, Volume 168, Issue 4, pp 997–1012 | Cite as

The direct and indirect effects of fire on the assembly of insect herbivore communities: examples from the Florida scrub habitat

  • Tania N. KimEmail author
  • Robert D. Holt
Plant-Animal interactions - Original Paper


Disturbance is a major source of spatial and temporal heterogeneity. In fire-maintained systems, disturbance by fire is often used as a management tool to increase biological diversity, restore degraded habitats, and reduce pest outbreaks. Much attention has been given to how plant communities recover from fire, but relatively few studies have examined post-fire responses of higher order species, such as insect herbivores. Because dynamic feedbacks occur between plants and their consumers, which can in turn influence the response of the entire ecosystem, incorporating higher trophic level responses into our understanding of the effects of fire is essential. In this study, we used structural equation modeling (SEM) to tease apart the direct and indirect effects of fire on insect herbivore assemblages found on three common oak species in the Florida scrub (Quercus inopina, Q. chapmanii, and Q. geminata). We investigated how fire affected herbivore abundance, richness, and community composition both directly and indirectly through environmental heterogeneity at different spatial scales (e.g., leaf quality, plant architecture, and habitat structure). We also investigated how seasonality and landscape heterogeneity influenced post-fire responses of insect herbivores and whether fire effects on herbivore assemblages varied among different host plants. Our general findings were that fire effects were (1) largely indirect, mediated through habitat structure (although direct fire effects were observed on Q. inopina herbivores), (2) non-linear through time due to self-thinning processes occurring in the scrub habitat, and (3) varied according to herbivore assemblage as a result of differences in the composition of species in each herbivore community. To the best of our knowledge, this is the first comprehensive study to examine how fire influences the assembly of insect herbivore communities through both direct and indirect pathways and at multiple spatial scales.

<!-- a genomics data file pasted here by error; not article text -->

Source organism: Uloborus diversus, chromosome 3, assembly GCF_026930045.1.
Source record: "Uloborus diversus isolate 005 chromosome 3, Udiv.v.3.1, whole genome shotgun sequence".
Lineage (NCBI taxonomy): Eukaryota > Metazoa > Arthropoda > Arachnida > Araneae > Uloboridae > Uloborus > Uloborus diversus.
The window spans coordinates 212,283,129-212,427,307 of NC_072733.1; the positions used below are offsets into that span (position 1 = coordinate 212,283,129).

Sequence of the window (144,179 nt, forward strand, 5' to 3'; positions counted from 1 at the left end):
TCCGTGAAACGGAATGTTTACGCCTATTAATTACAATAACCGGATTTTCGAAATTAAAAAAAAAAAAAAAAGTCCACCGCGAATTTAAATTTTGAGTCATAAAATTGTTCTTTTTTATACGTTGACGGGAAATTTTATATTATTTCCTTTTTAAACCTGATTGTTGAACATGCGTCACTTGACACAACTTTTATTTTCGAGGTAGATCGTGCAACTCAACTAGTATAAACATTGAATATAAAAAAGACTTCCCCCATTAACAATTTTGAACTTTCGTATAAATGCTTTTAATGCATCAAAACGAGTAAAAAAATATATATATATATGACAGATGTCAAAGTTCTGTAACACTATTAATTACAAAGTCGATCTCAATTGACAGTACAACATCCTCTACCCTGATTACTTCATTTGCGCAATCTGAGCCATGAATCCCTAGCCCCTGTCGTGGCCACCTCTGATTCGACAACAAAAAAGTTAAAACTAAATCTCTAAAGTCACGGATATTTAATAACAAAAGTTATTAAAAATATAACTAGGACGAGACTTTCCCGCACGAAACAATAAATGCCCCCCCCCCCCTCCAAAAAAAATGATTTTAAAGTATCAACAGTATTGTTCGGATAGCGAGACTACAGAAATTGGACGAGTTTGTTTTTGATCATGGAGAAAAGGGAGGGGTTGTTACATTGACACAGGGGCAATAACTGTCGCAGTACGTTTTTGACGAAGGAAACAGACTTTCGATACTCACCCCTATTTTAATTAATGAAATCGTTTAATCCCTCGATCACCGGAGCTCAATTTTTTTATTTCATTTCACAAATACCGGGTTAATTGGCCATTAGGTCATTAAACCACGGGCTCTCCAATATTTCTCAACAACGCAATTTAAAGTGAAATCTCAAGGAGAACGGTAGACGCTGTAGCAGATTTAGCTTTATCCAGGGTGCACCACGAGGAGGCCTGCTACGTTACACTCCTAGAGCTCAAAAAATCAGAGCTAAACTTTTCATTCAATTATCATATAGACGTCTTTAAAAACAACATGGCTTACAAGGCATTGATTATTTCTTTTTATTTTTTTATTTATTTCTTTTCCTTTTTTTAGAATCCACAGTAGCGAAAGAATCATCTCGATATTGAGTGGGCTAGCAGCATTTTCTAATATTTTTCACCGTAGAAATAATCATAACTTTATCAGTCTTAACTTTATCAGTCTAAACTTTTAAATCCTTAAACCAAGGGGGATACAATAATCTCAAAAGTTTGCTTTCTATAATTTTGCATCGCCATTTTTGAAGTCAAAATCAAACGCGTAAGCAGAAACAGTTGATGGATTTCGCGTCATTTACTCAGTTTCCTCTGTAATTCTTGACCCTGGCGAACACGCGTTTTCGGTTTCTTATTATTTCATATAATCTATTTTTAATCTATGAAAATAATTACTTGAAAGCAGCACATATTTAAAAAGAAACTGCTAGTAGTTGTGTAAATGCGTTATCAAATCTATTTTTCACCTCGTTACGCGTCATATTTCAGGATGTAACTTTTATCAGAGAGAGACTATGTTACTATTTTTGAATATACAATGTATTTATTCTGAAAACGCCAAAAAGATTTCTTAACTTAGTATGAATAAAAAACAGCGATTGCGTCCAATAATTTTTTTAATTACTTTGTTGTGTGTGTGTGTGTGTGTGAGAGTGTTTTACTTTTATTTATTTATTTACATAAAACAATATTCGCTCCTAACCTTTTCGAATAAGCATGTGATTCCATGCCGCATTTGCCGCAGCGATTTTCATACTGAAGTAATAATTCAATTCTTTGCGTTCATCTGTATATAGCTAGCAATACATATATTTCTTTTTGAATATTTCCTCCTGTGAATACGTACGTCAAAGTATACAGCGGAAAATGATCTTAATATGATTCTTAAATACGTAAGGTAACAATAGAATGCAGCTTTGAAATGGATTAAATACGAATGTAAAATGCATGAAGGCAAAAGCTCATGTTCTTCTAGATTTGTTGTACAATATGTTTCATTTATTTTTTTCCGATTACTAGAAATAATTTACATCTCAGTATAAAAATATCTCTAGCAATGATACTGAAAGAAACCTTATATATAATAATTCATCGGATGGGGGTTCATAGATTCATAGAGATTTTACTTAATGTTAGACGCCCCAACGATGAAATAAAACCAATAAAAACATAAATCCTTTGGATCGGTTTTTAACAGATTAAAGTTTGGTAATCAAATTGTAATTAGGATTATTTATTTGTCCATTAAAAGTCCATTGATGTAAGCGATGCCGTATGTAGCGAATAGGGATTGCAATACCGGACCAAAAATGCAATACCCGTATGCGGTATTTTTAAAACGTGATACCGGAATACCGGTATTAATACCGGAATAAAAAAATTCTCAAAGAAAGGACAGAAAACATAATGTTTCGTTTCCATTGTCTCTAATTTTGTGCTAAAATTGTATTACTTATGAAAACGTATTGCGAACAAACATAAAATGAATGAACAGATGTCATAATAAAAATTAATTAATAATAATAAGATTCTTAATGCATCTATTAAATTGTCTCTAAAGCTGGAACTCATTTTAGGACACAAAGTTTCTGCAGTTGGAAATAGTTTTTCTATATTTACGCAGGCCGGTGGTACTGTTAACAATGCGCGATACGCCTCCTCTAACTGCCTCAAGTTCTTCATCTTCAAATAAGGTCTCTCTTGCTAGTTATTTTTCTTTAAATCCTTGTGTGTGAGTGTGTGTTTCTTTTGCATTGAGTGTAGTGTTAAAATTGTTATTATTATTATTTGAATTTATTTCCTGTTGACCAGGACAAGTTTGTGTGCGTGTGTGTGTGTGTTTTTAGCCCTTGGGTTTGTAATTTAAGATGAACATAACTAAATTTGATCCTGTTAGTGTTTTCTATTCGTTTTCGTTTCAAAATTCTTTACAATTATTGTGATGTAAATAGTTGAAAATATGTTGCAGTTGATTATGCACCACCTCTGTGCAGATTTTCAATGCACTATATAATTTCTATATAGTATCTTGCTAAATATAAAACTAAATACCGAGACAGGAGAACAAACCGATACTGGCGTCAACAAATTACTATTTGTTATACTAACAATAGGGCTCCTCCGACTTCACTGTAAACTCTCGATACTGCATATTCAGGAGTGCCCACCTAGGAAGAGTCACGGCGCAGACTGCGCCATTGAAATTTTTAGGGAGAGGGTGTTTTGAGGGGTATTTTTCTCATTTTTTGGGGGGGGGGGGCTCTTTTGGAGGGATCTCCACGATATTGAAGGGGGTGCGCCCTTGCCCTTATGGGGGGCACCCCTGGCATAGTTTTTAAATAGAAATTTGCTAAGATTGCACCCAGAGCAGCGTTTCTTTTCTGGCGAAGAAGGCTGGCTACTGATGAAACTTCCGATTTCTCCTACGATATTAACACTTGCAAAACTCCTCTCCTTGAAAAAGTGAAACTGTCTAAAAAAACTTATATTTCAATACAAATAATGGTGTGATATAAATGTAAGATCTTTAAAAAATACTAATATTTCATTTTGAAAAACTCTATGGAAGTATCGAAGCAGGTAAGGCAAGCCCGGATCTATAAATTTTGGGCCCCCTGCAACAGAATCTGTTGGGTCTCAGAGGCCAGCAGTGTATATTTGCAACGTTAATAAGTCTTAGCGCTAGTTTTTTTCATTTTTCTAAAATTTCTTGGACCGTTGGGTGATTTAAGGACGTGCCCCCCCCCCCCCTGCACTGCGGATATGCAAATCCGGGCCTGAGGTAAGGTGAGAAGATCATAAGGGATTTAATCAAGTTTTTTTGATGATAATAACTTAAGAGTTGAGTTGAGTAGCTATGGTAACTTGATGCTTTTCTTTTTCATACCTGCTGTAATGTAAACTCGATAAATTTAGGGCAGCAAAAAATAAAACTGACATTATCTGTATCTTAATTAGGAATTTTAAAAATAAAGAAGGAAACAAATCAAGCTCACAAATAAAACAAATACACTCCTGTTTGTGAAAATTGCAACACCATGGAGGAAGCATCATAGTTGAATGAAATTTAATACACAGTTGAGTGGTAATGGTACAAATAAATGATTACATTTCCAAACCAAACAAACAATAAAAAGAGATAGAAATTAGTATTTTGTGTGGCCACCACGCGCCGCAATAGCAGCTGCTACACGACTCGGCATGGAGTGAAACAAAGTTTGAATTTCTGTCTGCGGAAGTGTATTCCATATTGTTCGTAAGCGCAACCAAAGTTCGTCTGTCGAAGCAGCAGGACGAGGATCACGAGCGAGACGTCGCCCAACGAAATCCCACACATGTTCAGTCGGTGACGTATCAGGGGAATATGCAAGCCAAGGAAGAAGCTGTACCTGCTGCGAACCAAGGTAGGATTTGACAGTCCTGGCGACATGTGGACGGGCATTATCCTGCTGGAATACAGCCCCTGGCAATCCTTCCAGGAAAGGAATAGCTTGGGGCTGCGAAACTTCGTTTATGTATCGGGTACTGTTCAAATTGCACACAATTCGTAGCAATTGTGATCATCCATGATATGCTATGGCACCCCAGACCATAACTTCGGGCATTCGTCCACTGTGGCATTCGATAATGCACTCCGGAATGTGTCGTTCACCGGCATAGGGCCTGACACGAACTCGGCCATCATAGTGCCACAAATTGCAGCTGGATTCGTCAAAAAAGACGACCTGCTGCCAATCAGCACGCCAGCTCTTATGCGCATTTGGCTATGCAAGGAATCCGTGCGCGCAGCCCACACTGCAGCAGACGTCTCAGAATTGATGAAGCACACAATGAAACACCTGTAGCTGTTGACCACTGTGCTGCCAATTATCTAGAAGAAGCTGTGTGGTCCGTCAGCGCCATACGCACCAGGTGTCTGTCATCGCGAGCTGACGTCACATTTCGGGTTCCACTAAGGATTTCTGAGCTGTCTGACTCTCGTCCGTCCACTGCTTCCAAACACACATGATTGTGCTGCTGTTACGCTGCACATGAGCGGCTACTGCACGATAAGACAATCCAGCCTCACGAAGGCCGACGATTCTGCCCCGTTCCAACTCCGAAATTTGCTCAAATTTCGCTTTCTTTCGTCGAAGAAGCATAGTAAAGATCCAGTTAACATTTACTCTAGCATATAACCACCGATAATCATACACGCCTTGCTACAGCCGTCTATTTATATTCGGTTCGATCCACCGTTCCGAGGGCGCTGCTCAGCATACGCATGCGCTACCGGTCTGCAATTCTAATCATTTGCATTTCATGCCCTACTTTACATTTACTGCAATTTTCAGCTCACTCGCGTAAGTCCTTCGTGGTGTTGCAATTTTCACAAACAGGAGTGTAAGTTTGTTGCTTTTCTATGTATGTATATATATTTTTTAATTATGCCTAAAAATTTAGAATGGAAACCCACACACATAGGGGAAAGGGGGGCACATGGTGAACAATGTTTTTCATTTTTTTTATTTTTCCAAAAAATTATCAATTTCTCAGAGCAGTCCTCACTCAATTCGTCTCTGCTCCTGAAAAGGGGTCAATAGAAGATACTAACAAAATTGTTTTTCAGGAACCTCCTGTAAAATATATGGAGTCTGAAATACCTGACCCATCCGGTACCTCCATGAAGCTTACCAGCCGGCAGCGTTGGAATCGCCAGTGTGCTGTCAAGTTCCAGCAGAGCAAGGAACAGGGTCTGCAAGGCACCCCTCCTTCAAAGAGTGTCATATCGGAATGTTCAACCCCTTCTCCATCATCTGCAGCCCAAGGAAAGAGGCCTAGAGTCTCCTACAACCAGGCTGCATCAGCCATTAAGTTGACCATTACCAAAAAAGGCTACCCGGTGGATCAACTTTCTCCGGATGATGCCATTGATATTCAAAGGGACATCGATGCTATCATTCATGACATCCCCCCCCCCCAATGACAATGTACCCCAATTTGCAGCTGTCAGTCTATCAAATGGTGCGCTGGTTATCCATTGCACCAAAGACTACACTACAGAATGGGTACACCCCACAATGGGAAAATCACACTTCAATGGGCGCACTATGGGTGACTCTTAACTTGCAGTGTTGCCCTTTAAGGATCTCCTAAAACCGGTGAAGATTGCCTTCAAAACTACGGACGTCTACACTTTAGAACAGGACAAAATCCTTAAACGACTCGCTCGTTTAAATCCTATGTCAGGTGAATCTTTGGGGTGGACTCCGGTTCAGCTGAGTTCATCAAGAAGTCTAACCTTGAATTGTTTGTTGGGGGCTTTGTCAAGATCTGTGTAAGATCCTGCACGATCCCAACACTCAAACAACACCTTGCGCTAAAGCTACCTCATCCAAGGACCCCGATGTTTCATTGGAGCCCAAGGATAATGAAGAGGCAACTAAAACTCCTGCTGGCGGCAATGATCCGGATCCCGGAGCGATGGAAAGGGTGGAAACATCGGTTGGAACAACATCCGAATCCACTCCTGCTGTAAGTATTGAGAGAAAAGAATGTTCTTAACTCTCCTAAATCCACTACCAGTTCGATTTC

Disturbance Structural equation modeling Community assembly Oak-scrub 



We thank RM Holdo, TE Miller, BJ Spiesman, N Underwood, R Brandl, and two anonymous reviewers for helpful comments on earlier drafts of the manuscript. We thank ES Menges, CW Weekley, MA Deyrup, HM Swain, and the staff at the Archbold Biological Station for logistical support. We also thank P Mendez for his help in processing specimens in the laboratory. This research was supported by the University of Florida Foundation and the Frances M Peacock Scholarship (The Garden Club of America and Cornell Lab of Ornithology).

Supplementary material

442_2011_2130_MOESM1_ESM.doc (1.5 mb)
Supplementary material 1 (DOC 1556 kb)


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Copyright information

© Springer-Verlag 2011

Authors and Affiliations

  1. 1.Department of BiologyUniversity of FloridaGainesvilleUSA
  2. 2.Department of Biological SciencesFlorida State UniversityTallahasseeUSA

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